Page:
Discovering JavaScript ES6

A while ago, I was prototyping around the idea of a dynamic form tag helper for ASP.NET Core. I heard back then that Angular 2 (now Angular 4) have a feature called reactive forms (now dynamic forms) which provides the capability to generate an html form with model binding and model validation from an annotated object.

Long story short, in order to play around with Angular 2 I had to get up to learn some TypeScript. I was glad to discover then a lot of interesting features such as static typing, class based object-orientation, for-each loops, interpolated strings and encapsulation capabilities to name a few.

This week, I started working on a new web application project built with React and I noticed that JavaScript ES6 is the preferred language version to work with React which led me to some fiddling…

Most of TypeScript goodness is already in ES6

I was pleasantly surprised to discover that most of the TypeScript features where already available in ES6, in fact TypeScript is a superset of JavaScript. Feeding legit JavaScript code to the TypeScript compiler will make it produce correct output without problems.

I would like to highlight some of the features that were IMHO most needed.

Class based Object Orientation

It is possible to define a classes as in C#:

The previous class contains a constructor, fields , properties and methods.

You can see also that inheritance is now explicitly supported via the extends keyword. This is a huge cognitive load saver especially for programmers coming from a C#, Java or C++ background.

for each loops

Consider the following example:

Yes, indeed you can say goodbye to most of the classic for loops in JavaScript and say hello to the new for-of construct which eliminates the need to reason about counter initialization and boundary conditions.

map, reduce and filter

Since I discovered functional programming and with the availability of LINQ in C#, I became addicted to the map, reduce and filter functions when working with lists, consider the following:

All of these functions are now available and as you can see in the previous example, ES6 supports the arrow function syntax for specifying anonymous functions (lambdas) in a more compact way. As in C# we can create expression lambdas as well as statement lambdas.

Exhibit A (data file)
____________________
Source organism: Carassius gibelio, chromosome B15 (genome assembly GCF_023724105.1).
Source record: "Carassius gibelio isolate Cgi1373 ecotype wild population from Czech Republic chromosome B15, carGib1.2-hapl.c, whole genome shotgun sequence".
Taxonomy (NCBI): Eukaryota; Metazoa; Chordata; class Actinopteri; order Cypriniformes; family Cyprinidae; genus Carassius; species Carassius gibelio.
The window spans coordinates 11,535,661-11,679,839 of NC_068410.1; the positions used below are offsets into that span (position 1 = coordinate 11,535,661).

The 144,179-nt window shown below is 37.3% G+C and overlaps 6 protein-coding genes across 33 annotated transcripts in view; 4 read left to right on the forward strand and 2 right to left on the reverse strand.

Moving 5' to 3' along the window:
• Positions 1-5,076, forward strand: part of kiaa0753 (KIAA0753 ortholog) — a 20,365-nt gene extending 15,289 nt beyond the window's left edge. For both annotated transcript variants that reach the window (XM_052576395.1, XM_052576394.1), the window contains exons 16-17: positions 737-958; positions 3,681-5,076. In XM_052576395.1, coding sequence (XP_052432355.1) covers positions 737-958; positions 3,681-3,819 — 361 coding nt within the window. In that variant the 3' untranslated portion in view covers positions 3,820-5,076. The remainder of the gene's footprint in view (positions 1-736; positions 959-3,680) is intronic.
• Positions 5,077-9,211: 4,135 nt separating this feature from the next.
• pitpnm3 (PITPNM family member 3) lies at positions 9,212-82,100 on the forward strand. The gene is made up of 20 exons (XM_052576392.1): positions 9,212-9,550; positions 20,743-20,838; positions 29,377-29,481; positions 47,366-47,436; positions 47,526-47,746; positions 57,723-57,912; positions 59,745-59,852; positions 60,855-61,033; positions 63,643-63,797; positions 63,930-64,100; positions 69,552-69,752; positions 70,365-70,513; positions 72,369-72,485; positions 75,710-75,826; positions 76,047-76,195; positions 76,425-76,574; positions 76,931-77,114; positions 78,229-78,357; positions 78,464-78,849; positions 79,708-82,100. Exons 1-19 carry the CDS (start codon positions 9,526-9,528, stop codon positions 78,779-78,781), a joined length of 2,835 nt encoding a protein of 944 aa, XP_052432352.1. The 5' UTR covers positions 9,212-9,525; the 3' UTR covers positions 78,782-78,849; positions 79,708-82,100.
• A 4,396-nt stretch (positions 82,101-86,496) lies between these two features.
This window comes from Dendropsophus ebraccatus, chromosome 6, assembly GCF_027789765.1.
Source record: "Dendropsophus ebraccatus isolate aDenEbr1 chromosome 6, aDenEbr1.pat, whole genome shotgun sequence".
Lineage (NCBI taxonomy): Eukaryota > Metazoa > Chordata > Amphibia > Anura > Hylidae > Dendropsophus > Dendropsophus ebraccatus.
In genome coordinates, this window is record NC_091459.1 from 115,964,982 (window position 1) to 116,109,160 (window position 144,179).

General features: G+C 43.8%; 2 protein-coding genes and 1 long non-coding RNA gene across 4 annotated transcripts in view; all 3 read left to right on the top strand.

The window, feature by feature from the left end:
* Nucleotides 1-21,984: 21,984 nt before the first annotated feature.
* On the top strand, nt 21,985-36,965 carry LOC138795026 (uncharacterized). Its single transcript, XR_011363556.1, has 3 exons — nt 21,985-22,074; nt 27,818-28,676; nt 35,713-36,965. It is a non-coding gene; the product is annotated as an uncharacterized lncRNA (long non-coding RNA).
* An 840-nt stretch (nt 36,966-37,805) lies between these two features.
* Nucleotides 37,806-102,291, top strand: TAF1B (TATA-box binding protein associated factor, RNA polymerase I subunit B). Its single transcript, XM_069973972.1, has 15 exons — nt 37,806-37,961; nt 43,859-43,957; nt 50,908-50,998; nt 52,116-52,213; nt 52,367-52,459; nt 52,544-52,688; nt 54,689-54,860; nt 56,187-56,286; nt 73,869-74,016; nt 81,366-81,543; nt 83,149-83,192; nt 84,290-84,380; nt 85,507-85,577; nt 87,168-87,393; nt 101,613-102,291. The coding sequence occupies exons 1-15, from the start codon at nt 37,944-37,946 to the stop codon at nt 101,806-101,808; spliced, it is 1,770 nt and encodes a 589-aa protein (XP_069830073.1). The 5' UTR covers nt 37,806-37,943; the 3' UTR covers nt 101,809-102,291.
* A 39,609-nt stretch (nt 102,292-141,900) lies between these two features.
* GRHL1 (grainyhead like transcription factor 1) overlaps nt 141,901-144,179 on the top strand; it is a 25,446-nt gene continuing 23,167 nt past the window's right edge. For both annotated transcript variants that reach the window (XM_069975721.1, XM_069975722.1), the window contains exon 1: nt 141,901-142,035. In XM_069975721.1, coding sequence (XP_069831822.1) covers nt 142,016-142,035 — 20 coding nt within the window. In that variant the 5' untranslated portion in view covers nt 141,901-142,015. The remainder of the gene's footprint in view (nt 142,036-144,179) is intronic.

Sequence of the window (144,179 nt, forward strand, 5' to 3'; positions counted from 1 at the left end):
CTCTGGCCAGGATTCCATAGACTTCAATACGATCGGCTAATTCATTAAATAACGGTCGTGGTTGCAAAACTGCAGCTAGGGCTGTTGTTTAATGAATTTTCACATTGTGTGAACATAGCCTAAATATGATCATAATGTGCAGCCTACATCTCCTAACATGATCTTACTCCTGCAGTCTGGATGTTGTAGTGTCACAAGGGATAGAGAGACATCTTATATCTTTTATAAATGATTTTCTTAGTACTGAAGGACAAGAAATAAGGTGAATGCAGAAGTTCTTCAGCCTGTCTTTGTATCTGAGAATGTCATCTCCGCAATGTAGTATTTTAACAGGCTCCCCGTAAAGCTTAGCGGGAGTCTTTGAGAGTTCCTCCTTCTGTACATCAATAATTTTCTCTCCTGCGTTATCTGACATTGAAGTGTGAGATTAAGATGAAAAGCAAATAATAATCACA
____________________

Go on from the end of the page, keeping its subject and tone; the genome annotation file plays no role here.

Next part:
Small pattern matching support

Some pattern matching capability is now supported, consider the following:

In is now more easier to unpack complex structures such as objects and arrays with safe defaults.

I understand that this is far from the pattern matching capability of functional languages but it can be useful to have still.

Small Issue with the module system

Module system

The JavaScript ES6 specification defines a syntax for creating modules and importing public definitions such as classes, functions and constants among others.

By creating a file it is possible to define a module:

Here the export keyword is used to mark a definition as public i.e. importable from another module. The format function is not exported and is there for considered private to the module.

In the file in which we wish to use definitions from mylib, we use the import keyword to make the needed definitions available:

As you can see from the previous example, we can import specific definitions or we can use a wild card to import all the public definitions.


Unfortunately, at the time of this writing Node JS as well as all the modern browsers does not support the ES6 module syntax.

One way to use the syntax on the server side with Node is to rely on a compiler such as Babel which will generate code using the CommonJs syntax supported by Node.

A similar approach is possible on the client side but it will require the use of require.js.

Checkout this article by James M Snell for more details.

Closing thoughts

I am looking forward to play around with JavaScript ES7 and its “main eventer” feature async/await.

These new specifications are upping the value of JavaScript and are confirming it as a universal language that can be used to build an extended range of applications.

The new JavaScript along with modern frameworks such as React and Angular are making web front-end development more pleasant and appealing.